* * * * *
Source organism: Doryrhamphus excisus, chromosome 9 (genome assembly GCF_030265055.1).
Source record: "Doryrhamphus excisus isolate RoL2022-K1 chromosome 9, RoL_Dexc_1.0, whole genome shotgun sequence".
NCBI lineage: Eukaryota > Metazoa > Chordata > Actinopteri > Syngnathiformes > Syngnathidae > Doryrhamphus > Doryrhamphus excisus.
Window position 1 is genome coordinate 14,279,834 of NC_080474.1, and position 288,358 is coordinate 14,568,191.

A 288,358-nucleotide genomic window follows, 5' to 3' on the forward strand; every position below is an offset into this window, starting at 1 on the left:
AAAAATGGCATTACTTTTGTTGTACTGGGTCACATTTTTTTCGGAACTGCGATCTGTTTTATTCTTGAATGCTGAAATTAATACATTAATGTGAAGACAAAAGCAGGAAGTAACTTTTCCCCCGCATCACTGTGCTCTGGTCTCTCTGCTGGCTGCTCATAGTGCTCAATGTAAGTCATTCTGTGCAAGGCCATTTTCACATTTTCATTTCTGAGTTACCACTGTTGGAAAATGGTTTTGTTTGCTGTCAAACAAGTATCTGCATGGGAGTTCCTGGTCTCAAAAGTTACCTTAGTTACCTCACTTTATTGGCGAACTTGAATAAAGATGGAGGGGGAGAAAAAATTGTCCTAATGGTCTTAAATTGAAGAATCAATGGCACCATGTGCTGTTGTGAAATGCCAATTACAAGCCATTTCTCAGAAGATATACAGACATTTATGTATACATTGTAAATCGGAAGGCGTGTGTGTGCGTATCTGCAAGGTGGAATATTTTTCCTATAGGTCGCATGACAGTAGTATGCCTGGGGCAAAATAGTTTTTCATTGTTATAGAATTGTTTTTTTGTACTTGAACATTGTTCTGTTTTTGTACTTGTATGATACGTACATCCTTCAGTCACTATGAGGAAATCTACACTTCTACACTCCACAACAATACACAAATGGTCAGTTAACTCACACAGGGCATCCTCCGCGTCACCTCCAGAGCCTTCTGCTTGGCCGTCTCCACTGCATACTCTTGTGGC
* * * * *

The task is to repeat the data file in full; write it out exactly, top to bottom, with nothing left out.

Source organism: Doryrhamphus excisus, chromosome 9 (genome assembly GCF_030265055.1).
Source record: "Doryrhamphus excisus isolate RoL2022-K1 chromosome 9, RoL_Dexc_1.0, whole genome shotgun sequence".
NCBI lineage: Eukaryota > Metazoa > Chordata > Actinopteri > Syngnathiformes > Syngnathidae > Doryrhamphus > Doryrhamphus excisus.
Window position 1 is genome coordinate 14,279,834 of NC_080474.1, and position 288,358 is coordinate 14,568,191.

A 288,358-nucleotide genomic window follows, 5' to 3' on the forward strand; every position below is an offset into this window, starting at 1 on the left:
AAAAATGGCATTACTTTTGTTGTACTGGGTCACATTTTTTTCGGAACTGCGATCTGTTTTATTCTTGAATGCTGAAATTAATACATTAATGTGAAGACAAAAGCAGGAAGTAACTTTTCCCCCGCATCACTGTGCTCTGGTCTCTCTGCTGGCTGCTCATAGTGCTCAATGTAAGTCATTCTGTGCAAGGCCATTTTCACATTTTCATTTCTGAGTTACCACTGTTGGAAAATGGTTTTGTTTGCTGTCAAACAAGTATCTGCATGGGAGTTCCTGGTCTCAAAAGTTACCTTAGTTACCTCACTTTATTGGCGAACTTGAATAAAGATGGAGGGGGAGAAAAAATTGTCCTAATGGTCTTAAATTGAAGAATCAATGGCACCATGTGCTGTTGTGAAATGCCAATTACAAGCCATTTCTCAGAAGATATACAGACATTTATGTATACATTGTAAATCGGAAGGCGTGTGTGTGCGTATCTGCAAGGTGGAATATTTTTCCTATAGGTCGCATGACAGTAGTATGCCTGGGGCAAAATAGTTTTTCATTGTTATAGAATTGTTTTTTTGTACTTGAACATTGTTCTGTTTTTGTACTTGTATGATACGTACATCCTTCAGTCACTATGAGGAAATCTACACTTCTACACTCCACAACAATACACAAATGGTCAGTTAACTCACACAGGGCATCCTCCGCGTCACCTCCAGAGCCTTCTGCTTGGCCGTCTCCACTGCATACTCTTGTGGC